Motorola skips low-cost 3G handset tender

Analyst says the GSM Association's "3G for All" program may be less compelling this time compared to the earlier 2G initiative.

SINGAPORE--Motorola, which won earlier tenders in the GSM Association (GSMA) Emerging Handset program, is giving the "3G For All" program a miss.

Motorola spokesperson Natalie Harrison told ZDNet Asia that while Motorola has decided not to bid for the GSMA "3G For All" initiative, the company will "continue to explore and work closely with the association on other strategic projects". She did not reveal the reasons behind Motorola's decision.

Announced in June this year, the "3G For All" program aims to make 3G services more accessible in developing countries. The tender winner, to be announced in February 2007, will produce a 3G handset that supports advanced services--such as high-speed Internet browsing and mobile TV--and costs less than a low-end 3G handset today.

In 2005, Motorola won two earlier tenders for a similar initiative called the Emerging Handset (EMH) program, where the cellphone maker produced the US$30 C113 and C113a handsets for developing markets. By year-end, the company expects to ship more than 20 million EMH handsets.

GSMA media relations manager David Pringle told ZDNet Asia that "the '3G For All' and EMH programs are entirely separate, so what happens in one has no impact on the other". He declined to reveal the names of the vendors that submitted proposals, which were made on a confidential basis.

Aloysius Choong, senior market analyst at IDC's Asia-Pacific personal systems group, noted that Motorola's decision is a setback to the GSMA.

He said: "The GSMA has always stated that they are evaluating across multiple factors beyond price, including brand value and the ability to provide after-market services. In many of these areas, Motorola fits the bill, so I would say that this decision may well be a loss for GSMA."

Choong said earlier EMH tenders had created instant economies of scale for Motorola by consolidating operator demand for US$40 phones.

At that time, Motorola had the flagship Razr for developed markets, but its portfolio was fairly limited in emerging markets. The first EMH exercise thus coincided with a strategic need of Motorola's, and fed nicely into its drive for market share, Choong said.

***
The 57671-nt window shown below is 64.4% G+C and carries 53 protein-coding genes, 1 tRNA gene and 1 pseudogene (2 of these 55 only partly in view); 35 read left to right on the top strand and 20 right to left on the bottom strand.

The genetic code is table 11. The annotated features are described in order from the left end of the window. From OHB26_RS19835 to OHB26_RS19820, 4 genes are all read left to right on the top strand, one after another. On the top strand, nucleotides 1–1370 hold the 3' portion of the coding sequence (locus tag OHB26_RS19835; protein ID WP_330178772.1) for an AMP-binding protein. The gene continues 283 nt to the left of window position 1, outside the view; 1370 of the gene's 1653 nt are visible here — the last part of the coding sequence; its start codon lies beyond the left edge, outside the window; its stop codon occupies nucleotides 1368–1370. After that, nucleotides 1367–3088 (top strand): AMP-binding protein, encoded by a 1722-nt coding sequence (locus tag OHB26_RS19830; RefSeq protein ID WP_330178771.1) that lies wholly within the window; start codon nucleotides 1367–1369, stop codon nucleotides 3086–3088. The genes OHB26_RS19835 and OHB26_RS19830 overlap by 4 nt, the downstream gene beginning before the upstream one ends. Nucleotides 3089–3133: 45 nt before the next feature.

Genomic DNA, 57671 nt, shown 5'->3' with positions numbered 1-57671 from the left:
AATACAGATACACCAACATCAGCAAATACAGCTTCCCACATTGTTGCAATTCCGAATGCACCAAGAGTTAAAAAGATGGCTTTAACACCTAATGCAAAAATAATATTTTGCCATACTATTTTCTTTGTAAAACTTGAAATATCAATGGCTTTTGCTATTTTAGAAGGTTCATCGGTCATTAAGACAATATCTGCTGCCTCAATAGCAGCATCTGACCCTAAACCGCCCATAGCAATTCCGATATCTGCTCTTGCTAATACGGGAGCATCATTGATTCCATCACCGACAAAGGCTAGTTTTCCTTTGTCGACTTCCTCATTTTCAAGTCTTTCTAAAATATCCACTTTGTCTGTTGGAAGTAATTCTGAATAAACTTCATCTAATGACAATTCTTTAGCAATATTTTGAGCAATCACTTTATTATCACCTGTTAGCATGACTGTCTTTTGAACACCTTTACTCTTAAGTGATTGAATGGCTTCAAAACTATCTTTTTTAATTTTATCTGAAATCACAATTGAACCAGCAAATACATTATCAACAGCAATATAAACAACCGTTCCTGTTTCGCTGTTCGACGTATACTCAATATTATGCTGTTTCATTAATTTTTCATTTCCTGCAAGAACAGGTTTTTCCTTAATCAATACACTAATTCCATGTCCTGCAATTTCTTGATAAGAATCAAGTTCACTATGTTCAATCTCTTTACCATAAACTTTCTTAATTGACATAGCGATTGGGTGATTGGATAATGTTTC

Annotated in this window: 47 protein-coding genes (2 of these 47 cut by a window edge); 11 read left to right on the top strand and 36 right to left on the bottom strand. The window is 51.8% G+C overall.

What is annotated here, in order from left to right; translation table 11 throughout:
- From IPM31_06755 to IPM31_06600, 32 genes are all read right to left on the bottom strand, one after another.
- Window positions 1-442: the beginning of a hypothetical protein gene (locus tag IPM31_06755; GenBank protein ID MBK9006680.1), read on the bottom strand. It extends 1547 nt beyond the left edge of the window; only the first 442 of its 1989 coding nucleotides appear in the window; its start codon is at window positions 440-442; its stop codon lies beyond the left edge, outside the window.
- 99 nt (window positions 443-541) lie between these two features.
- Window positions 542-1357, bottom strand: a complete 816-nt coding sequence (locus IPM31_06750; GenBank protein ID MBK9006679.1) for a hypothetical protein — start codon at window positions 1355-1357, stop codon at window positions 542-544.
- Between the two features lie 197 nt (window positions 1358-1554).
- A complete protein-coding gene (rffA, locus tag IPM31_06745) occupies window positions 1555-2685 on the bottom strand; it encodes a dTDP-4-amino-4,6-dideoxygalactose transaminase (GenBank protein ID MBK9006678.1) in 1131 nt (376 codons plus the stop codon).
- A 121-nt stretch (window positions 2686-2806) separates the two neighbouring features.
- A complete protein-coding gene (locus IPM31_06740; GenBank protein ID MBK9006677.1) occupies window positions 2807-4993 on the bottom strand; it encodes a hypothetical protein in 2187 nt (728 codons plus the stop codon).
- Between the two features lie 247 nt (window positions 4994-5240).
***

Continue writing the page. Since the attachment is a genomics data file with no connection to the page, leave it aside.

"In comparison, '3G For All' is probably less compelling for Motorola. The program is unlikely to receive as much publicity as the US$40 handset initiative, and Motorola's 3G strategy is already in full swing," he added.

So, while "3G For All" is likely to help drive shipments for the winning vendor, Choong said, the benefits might be relatively incremental for Motorola, especially when the company needs to divert resources to the initiative.

Choong noted that there might also be lingering questions over the potential demand for low-cost 3G handsets.

"For the first [EMH] program, once you get a mobile phone into the hands of a new user, he will use mobile voice," he said. "But in the case of "3G For All", getting a 3G phone to a user does not necessarily mean he will start using a 3G service.

"In that sense, a much greater emphasis has to be placed on getting the price of 3G services down," Choong said. He noted that beyond voice services, an entire ecosystem--comprising handsets, services and content--needs to evolve.

"Ultimately, 3G-enabled mobile phones are but one small part of the equation," he said.

Mobile Handset Analyst (MHA), a research service of telecoms analyst company Informa Telecoms & Media, estimates that Motorola could have generated profits up to US$32 million through sales of its EMH handsets.

"But the high cost of producing a 3G terminal means there is little benefit for tier 1 vendors to produce a similar low-cost terminal for 3G networks," MHA said in a statement Monday.

"Margins on low-cost 3G terminals will remain low until 2008, when the cost of production will fall from US$150 at present, to US$55," MHA said. "However, the GSMA has not set a target price point [at which] the device which wins the most votes must meet, meaning it is hard to see what level of profit vendors could achieve."

On the contrary, Choong noted, the ability of the tier 1 vendors to manage their costs--both due to economies of scale and stronger IP (intellectual property) positions--means they are better placed to generate decent profit margins at low prices.

He said: "If cost was a concern, Motorola also had the option of putting together a bid with a higher price and let the GSMA decide if Motorola's other advantages can compensate for that."

"But they chose not to," he said. "So I doubt cost, or rather profit margins, is the main reason that Motorola isn't participating."